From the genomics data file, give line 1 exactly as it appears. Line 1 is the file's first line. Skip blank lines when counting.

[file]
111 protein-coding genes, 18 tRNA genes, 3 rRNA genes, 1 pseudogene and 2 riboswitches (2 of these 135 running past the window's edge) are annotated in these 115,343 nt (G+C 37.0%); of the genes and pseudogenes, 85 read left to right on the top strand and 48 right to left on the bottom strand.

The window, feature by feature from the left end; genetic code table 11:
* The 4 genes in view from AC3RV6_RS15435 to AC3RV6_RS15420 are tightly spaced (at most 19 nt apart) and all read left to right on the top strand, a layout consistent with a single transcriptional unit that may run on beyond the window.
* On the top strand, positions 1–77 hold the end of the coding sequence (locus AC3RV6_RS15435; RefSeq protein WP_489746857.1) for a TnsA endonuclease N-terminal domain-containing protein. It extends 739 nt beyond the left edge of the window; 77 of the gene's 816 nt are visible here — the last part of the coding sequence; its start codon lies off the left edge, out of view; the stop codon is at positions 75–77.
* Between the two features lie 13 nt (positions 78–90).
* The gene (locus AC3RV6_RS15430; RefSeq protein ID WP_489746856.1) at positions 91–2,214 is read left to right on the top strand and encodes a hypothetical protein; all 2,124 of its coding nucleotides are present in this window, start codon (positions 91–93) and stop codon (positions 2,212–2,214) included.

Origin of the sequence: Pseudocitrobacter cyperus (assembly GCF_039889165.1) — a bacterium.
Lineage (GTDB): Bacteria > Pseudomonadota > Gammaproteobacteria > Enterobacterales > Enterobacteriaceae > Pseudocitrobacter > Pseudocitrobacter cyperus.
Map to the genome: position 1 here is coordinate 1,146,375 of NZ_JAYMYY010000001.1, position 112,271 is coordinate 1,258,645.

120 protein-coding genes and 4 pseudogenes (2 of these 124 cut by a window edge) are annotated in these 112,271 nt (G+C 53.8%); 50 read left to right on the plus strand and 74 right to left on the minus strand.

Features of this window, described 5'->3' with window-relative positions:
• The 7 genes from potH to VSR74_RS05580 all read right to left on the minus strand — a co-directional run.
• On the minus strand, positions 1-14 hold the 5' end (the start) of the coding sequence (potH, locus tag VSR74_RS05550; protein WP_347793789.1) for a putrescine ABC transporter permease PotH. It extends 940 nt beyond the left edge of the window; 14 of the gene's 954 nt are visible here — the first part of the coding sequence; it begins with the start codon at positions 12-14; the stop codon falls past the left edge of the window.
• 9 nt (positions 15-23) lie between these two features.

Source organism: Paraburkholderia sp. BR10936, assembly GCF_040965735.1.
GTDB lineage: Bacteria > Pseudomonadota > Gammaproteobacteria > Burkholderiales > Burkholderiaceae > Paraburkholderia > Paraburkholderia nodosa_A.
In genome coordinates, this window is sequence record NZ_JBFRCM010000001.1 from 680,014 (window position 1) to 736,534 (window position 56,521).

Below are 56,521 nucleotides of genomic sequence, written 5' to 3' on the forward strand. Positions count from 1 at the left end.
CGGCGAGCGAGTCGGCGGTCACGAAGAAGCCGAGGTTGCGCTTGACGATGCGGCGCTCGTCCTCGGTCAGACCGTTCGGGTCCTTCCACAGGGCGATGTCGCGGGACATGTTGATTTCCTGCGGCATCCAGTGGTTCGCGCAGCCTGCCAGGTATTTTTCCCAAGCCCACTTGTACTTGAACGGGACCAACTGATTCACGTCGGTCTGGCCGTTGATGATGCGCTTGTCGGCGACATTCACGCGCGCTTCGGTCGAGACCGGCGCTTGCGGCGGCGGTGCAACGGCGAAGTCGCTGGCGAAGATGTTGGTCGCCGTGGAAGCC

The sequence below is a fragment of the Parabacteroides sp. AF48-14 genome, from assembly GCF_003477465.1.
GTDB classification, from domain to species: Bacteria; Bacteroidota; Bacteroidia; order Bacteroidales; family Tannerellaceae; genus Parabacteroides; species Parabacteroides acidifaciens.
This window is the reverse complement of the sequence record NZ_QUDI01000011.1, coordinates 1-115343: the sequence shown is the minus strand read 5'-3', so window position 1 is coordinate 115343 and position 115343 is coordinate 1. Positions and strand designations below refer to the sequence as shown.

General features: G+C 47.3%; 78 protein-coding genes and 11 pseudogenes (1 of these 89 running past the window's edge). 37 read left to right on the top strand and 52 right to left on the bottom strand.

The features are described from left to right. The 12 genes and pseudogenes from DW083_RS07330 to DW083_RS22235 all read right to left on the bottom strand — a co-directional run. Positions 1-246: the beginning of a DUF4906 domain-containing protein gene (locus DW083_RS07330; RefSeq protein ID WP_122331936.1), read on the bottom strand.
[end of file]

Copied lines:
111 protein-coding genes, 18 tRNA genes, 3 rRNA genes, 1 pseudogene and 2 riboswitches (2 of these 135 running past the window's edge) are annotated in these 115,343 nt (G+C 37.0%); of the genes and pseudogenes, 85 read left to right on the top strand and 48 right to left on the bottom strand.